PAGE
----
I've seen reports (sorry too lazy to find a link at the moment) about how the Army is going to introduce a 15 month enlistment for 11 Bravos (that would be an infantryman) and other MOS's that are currently in short supply in today's Army of One®
. This just has to be the Army's way of drafting the ignorant. Their current Stop Loss policy of keeping soldiers in uniform after their terms of enlistment are up is routinely refered to as a Backdoor Draft. This new enlistment will entice those poor souls who think that 15 months isn't too bad (and who haven't been following the news closely enough to hear about Stop Loss), only to be informed after the swearing in that the current situation requires Uncle Sam to extend the 15 months by just a little while. I have never served in the Armed Forces, so I don't know how long training takes, but you have to figure that Rummy really wants you to go to Iraq for at least a year. There is no way that you can become a functional infantryman in 3 months. I'd bet that 9 months is much closer to the length of time basic training, advanced infantry training, integrating into your permanent unit, Iraq-specific training with your unit and traveling to Iraq would take. Plus there's getting back to CONUS and processing out of the Army, with special pressure to re-enlist. I figure that a 15 month enlistment is really a bait and switch for a minimum of 2 years.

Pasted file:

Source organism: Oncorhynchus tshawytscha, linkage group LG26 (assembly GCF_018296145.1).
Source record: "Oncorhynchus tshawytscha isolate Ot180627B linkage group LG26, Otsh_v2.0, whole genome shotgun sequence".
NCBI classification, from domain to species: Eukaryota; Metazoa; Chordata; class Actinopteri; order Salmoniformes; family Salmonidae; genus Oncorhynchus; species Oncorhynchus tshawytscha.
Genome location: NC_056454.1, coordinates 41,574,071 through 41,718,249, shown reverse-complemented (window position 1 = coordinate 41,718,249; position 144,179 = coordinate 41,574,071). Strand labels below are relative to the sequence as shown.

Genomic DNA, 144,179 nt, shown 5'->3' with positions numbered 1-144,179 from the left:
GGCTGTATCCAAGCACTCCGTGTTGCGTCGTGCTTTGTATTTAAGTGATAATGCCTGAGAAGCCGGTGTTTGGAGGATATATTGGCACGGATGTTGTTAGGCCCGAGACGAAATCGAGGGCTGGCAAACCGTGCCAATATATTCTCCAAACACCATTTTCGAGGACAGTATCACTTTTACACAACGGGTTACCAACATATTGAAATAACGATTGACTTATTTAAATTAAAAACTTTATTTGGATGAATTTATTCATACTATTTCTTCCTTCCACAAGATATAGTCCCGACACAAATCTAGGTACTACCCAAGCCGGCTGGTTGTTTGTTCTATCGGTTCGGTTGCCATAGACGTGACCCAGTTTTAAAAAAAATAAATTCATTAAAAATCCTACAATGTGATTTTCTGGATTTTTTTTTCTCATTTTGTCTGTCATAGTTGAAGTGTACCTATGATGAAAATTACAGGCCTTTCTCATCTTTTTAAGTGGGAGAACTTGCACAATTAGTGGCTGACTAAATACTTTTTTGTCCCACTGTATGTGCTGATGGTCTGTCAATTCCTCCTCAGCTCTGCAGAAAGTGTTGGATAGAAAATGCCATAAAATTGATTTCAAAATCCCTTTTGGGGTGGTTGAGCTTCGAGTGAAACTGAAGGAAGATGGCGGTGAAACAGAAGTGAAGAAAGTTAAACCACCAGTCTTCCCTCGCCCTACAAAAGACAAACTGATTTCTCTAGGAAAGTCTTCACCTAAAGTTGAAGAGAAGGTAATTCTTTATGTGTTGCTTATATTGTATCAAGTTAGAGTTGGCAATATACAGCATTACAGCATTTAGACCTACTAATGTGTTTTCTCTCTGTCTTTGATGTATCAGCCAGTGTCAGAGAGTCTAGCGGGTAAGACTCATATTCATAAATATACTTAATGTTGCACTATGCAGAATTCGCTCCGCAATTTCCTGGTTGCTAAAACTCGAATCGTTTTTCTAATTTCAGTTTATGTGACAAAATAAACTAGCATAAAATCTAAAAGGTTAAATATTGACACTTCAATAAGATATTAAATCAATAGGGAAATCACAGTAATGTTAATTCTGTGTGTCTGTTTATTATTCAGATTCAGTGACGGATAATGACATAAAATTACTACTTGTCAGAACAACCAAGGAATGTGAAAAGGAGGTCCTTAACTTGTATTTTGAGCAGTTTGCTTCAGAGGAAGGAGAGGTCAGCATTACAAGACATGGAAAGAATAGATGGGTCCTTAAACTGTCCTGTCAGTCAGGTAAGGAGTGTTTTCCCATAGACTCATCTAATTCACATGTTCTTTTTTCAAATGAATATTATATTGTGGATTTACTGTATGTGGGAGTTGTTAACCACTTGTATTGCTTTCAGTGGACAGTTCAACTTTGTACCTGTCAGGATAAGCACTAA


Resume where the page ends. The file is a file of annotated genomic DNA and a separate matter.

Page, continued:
Digression: When I was going to high school in LaCrosse, WI (go Red Raiders! (I'll bet that's a mascot that's been changed since then)), I rode my bike to school in nice weather. My route took me past the local Army Recruiting Center. At the time you could enlist for either 4 years or 2 years. The windows of the recruiting center had posters showing all the cool things you could do in the Army. The ones for the 4-year term showed people using computers, fixing helicopters, fixing tanks, staring into radar screens, etc. The ones for the 2-year term showed people driving tanks, jumping out of airplanes, shooting guns, etc. At least then, even without a war going on, they were honest enough to tell you that doing the armed part of the armed forces required a couple of years of your time for it to be worthwhile.